Anyhow the fact is that many parts of the State have no complaints from the presence of the Indian army. For example, people of Gilgit and Baltistan have no problem with the Indian army. I have spoken to some leaders from Gilgit and Baltistan on the topic; they clearly have no problem from the Indian army. However their problem is related to the presence of the Pakistan army in Gilgit and Baltistan and many regard it as an army of occupation.
Similarly people of Ladakh have no problem with the presence of the Indian army in Jammu and Kashmir. I have spoken to many people from Jammu, and they seem to have no serious issue with the presence of the Indian army. However they had a serious problem with the presence of militants, many of them non Kashmiris, in parts of the Jammu region and wanted the Indian army to root them out.
Majority of people of Pakistani Administered Kashmir criticise what their brothers and sisters have to endure in the Valley, but have no direct problem with the presence of the Indian army (cross border skirmishes and firing created problems for the people, but that generally happened when there was infiltration taking place or when there was tension on the LOC which is manned by the Pakistan army from the other side).
That leaves us with the Valley of Kashmir, main part of the State in many ways; and which has faced wrath of the Indian army since 1989. The Indian army's relationship with the Valley has been different from other areas of the State; hence majority of the people, especially in 1990s regarded the Indian army as 'army of occupation'. I was referring to this fact rather than undermining struggle for unification and independence of the State, which has always been close to my heart.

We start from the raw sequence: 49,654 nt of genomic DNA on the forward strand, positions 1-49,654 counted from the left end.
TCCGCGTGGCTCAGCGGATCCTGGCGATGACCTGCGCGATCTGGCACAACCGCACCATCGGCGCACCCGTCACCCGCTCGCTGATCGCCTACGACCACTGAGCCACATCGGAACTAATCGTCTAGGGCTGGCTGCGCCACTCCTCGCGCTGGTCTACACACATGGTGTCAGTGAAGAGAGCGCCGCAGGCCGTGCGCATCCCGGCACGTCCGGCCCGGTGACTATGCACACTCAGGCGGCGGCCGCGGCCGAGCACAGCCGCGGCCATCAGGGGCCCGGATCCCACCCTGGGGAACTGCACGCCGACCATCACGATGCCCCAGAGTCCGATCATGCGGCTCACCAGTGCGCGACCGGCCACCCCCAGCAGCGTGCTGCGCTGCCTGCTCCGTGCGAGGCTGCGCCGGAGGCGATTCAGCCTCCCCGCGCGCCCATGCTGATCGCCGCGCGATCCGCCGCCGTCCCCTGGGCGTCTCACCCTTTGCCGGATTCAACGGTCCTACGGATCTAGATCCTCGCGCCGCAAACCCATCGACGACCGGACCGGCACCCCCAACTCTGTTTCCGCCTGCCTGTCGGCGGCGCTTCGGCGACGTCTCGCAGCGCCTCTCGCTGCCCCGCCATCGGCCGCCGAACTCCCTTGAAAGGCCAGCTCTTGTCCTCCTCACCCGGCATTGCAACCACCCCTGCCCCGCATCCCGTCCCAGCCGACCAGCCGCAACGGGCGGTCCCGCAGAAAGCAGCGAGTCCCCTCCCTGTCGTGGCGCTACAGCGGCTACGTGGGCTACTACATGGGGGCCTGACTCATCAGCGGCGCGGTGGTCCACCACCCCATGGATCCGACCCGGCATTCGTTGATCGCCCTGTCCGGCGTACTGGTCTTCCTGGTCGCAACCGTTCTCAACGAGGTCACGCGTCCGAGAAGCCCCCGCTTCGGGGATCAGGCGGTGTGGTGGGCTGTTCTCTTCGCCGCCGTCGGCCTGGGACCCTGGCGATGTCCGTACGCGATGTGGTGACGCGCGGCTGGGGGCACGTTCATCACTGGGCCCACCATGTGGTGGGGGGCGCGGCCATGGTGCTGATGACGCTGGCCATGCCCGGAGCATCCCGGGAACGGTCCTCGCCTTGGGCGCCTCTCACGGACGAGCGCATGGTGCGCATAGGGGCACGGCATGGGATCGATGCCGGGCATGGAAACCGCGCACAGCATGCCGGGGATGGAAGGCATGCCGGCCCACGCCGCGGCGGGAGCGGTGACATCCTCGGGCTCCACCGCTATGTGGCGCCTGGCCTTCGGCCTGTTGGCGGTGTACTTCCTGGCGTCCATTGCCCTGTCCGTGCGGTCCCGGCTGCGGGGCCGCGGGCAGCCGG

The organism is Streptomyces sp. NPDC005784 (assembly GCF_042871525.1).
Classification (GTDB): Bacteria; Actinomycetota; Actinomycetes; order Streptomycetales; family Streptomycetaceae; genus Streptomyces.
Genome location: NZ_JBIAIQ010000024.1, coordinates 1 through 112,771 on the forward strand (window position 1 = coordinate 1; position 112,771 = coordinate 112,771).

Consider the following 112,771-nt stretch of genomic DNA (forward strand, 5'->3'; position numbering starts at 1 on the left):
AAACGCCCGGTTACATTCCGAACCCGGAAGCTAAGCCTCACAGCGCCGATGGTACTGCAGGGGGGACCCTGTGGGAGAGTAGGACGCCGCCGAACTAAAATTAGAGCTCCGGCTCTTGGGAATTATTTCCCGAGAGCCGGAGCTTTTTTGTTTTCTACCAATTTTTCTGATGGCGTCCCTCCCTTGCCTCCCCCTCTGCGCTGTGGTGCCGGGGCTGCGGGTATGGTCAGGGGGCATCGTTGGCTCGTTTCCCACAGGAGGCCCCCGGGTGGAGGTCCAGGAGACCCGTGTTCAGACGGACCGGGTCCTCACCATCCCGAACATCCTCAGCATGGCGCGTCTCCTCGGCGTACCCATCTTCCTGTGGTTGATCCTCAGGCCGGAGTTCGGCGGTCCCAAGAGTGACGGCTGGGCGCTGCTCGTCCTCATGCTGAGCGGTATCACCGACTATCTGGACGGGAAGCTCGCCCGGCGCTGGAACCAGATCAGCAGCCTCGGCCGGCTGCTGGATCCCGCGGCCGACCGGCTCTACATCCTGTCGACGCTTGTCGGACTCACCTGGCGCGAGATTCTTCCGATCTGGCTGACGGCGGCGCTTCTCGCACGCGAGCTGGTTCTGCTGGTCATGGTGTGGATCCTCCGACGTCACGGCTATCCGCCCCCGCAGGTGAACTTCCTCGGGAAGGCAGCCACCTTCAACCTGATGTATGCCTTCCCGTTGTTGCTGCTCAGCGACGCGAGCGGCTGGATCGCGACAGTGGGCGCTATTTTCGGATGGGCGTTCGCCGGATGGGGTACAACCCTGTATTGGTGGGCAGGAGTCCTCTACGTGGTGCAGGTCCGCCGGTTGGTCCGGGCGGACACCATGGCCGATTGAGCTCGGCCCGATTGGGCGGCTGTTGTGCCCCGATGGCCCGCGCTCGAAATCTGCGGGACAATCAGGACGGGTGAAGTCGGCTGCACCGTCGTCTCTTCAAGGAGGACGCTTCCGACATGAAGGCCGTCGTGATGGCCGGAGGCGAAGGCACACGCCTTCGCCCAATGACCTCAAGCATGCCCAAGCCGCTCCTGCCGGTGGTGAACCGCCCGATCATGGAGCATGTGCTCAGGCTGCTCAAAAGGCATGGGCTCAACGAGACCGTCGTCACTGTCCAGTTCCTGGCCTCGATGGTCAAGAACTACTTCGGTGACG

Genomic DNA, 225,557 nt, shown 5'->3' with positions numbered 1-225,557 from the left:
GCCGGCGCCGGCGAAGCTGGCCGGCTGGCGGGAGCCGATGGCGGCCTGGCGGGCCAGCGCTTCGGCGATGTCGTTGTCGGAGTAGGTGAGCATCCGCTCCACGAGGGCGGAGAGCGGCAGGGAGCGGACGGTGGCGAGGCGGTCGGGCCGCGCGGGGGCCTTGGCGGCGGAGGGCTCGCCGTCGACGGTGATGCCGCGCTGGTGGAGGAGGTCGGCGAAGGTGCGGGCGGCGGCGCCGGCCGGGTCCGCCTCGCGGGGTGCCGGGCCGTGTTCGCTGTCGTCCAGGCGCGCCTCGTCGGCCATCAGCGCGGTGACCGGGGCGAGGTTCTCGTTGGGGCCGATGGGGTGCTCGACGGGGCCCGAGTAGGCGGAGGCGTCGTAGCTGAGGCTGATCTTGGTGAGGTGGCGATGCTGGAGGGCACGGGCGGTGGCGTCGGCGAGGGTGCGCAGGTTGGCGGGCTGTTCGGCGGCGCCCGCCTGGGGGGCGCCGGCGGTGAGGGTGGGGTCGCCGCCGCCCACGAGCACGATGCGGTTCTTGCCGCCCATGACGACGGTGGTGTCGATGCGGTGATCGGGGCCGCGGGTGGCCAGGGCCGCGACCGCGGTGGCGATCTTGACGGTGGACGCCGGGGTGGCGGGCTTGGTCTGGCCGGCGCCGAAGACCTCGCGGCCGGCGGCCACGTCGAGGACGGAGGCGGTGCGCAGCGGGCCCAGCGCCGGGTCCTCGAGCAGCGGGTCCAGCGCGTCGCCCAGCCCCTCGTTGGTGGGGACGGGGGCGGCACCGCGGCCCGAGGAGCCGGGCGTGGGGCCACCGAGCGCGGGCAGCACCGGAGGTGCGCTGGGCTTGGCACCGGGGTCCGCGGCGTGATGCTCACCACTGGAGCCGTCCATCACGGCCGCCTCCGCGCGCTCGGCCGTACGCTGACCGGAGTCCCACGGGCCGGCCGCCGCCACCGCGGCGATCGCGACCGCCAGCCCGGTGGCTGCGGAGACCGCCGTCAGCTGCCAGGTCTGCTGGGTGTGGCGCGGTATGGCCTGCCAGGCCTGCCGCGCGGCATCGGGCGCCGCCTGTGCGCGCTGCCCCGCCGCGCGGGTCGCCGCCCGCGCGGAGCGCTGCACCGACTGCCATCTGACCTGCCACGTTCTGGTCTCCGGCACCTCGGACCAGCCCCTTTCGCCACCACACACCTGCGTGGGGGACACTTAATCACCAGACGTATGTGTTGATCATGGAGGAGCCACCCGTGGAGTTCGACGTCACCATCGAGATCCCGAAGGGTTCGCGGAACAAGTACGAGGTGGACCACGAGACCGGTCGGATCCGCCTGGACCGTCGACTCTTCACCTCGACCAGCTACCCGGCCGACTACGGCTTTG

After this explanation it would be pertinent to analyse the legal status of the Pakistani army in some parts of the State. Unlike the Indian army, the Pakistani army was never invited by a Ruler or any legitimate authority to enter the territory of the State of Jammu and Kashmir. Under terms of the Standstill Agreement, Pakistan was responsible for providing certain non military services which the government of the Punjab provided during the British Raj.
But despite the Standstill Agreement Pakistani government managed a 'Tribal invasion' to acquire Jammu and Kashmir. Unofficially Pakistani army and civilians entered the state territory to support and direct the tribal invasion. Officially Pakistani troops entered the State territory in April 1948, not on the request of Kashmiris, but to safeguard their strategic and other national interests.
The UN Security Council took a serious notice of illegal entry of the Pakistani troops in the State territory; and the UNCIP Resolution of 13 August 1948 explains this situation in the following words:
(l) As the presence of troops of Pakistan in the territory of the State of Jammu and Kashmir constitutes a material change in the situation since it was represented by the Government of Pakistan before the Security Council, the Government of Pakistan agrees to withdraw its troops from that State.
(2) The Government of Pakistan will use its best endeavor to secure the withdrawal from the State of Jammu and Kashmir of tribesmen and Pakistan nationals not normally resident therein who have entered the State for the purpose of fighting.
I hope this explanation will help readers to understand legal status of both armies at the time of their entry in to the State territory. Their presence and role in the respective parts is subject of much controversy and resentment, but that is a separate topic. (ANI)
(The writer is a Spokesman of Kashmir National Party, political analyst and author of many books and booklets. Also he is Director Institute of Kashmir Affairs.)(ANI)